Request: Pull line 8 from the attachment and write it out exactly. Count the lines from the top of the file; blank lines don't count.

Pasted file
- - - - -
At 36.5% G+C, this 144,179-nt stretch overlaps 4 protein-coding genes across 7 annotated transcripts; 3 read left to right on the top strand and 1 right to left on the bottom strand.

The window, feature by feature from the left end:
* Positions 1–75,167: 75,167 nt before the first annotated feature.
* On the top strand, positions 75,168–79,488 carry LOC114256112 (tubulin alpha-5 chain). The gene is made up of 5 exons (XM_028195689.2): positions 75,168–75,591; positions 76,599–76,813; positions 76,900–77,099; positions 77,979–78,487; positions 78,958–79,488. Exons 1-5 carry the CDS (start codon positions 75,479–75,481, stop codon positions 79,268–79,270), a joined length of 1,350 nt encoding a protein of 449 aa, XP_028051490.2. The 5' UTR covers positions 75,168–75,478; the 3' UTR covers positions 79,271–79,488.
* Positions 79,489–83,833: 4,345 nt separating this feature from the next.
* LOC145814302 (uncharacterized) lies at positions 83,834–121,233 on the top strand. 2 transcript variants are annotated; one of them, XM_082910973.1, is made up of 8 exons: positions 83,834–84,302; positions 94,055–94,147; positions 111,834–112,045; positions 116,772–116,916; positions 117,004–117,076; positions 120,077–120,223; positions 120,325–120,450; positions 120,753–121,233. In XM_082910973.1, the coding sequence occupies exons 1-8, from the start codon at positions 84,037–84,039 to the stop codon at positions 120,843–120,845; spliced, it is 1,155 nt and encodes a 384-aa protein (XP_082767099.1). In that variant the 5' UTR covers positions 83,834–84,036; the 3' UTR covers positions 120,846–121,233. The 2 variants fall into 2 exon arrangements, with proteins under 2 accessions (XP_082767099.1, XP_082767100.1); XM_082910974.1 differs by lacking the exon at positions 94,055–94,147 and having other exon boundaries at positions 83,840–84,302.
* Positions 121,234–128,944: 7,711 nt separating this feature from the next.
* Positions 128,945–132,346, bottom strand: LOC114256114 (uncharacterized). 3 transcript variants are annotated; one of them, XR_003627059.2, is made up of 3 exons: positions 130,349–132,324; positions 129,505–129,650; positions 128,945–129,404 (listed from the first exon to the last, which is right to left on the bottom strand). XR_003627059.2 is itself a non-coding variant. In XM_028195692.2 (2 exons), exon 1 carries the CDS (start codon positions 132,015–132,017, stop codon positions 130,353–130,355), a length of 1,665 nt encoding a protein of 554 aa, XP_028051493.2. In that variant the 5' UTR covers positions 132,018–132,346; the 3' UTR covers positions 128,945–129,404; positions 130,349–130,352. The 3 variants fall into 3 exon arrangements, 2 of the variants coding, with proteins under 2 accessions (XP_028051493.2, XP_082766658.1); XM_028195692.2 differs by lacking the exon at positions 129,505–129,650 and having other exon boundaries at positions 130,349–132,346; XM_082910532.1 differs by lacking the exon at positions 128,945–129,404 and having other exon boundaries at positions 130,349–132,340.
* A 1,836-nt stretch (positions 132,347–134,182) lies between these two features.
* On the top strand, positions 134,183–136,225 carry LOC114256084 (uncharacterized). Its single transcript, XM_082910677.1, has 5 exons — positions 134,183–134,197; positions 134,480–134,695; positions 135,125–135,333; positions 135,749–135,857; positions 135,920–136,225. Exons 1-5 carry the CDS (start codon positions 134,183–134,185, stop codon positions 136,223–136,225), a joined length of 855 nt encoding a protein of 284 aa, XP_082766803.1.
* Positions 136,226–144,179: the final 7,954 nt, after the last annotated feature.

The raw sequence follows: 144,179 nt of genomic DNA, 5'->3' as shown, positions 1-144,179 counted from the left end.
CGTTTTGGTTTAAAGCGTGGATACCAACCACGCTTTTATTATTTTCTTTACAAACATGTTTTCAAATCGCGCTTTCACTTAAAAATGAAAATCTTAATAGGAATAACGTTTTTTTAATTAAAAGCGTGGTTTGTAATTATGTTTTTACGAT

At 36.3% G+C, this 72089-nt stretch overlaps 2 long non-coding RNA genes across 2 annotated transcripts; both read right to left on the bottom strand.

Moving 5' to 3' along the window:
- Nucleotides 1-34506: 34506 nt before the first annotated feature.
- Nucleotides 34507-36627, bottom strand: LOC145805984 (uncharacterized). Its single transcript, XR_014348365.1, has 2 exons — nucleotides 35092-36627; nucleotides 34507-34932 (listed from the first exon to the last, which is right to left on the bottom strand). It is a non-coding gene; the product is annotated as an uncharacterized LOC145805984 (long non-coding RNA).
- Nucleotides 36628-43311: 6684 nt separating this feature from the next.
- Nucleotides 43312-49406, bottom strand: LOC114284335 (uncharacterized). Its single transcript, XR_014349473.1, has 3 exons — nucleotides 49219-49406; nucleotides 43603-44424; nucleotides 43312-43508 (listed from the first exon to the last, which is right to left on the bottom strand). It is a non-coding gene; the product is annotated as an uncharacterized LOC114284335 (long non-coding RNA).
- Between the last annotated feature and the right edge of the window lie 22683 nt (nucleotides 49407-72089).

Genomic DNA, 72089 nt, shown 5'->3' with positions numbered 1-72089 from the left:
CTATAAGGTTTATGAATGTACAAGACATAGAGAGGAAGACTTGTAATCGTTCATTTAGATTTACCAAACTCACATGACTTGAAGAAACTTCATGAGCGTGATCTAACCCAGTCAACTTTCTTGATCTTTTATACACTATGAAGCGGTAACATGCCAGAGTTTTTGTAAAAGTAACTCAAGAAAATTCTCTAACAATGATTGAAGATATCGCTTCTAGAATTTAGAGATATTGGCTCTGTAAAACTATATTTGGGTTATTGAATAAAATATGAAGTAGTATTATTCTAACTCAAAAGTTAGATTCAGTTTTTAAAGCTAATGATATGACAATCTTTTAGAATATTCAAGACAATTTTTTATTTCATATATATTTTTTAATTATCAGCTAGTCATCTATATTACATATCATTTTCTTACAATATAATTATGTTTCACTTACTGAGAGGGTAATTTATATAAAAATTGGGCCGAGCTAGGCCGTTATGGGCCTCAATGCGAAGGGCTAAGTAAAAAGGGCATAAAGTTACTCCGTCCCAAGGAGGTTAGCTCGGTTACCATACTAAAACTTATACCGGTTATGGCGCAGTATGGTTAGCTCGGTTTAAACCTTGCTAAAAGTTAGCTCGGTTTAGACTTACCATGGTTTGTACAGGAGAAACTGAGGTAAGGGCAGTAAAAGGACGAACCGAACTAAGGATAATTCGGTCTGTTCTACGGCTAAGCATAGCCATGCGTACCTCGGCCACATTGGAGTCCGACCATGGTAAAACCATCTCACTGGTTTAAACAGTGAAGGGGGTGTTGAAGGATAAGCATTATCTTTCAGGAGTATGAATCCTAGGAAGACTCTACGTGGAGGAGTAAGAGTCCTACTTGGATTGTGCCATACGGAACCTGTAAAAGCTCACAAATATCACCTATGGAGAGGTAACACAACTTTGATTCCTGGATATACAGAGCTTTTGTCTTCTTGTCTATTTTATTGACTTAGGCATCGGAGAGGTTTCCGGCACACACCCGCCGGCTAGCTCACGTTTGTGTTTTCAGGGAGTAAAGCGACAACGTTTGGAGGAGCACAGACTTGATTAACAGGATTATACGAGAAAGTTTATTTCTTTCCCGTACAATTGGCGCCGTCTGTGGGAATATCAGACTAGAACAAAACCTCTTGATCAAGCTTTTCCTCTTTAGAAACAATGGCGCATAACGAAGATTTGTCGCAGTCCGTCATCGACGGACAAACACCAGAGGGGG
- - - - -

* Positions 128,945–132,346, bottom strand: LOC114256114 (uncharacterized). 3 transcript variants are annotated; one of them, XR_003627059.2, is made up of 3 exons: positions 130,349–132,324; positions 129,505–129,650; positions 128,945–129,404 (listed from the first exon to the last, which is right to left on the bottom strand). XR_003627059.2 is itself a non-coding variant. In XM_028195692.2 (2 exons), exon 1 carries the CDS (start codon positions 132,015–132,017, stop codon positions 130,353–130,355), a length of 1,665 nt encoding a protein of 554 aa, XP_028051493.2. In that variant the 5' UTR covers positions 132,018–132,346; the 3' UTR covers positions 128,945–129,404; positions 130,349–130,352. The 3 variants fall into 3 exon arrangements, 2 of the variants coding, with proteins under 2 accessions (XP_028051493.2, XP_082766658.1); XM_028195692.2 differs by lacking the exon at positions 129,505–129,650 and having other exon boundaries at positions 130,349–132,346; XM_082910532.1 differs by lacking the exon at positions 128,945–129,404 and having other exon boundaries at positions 130,349–132,340.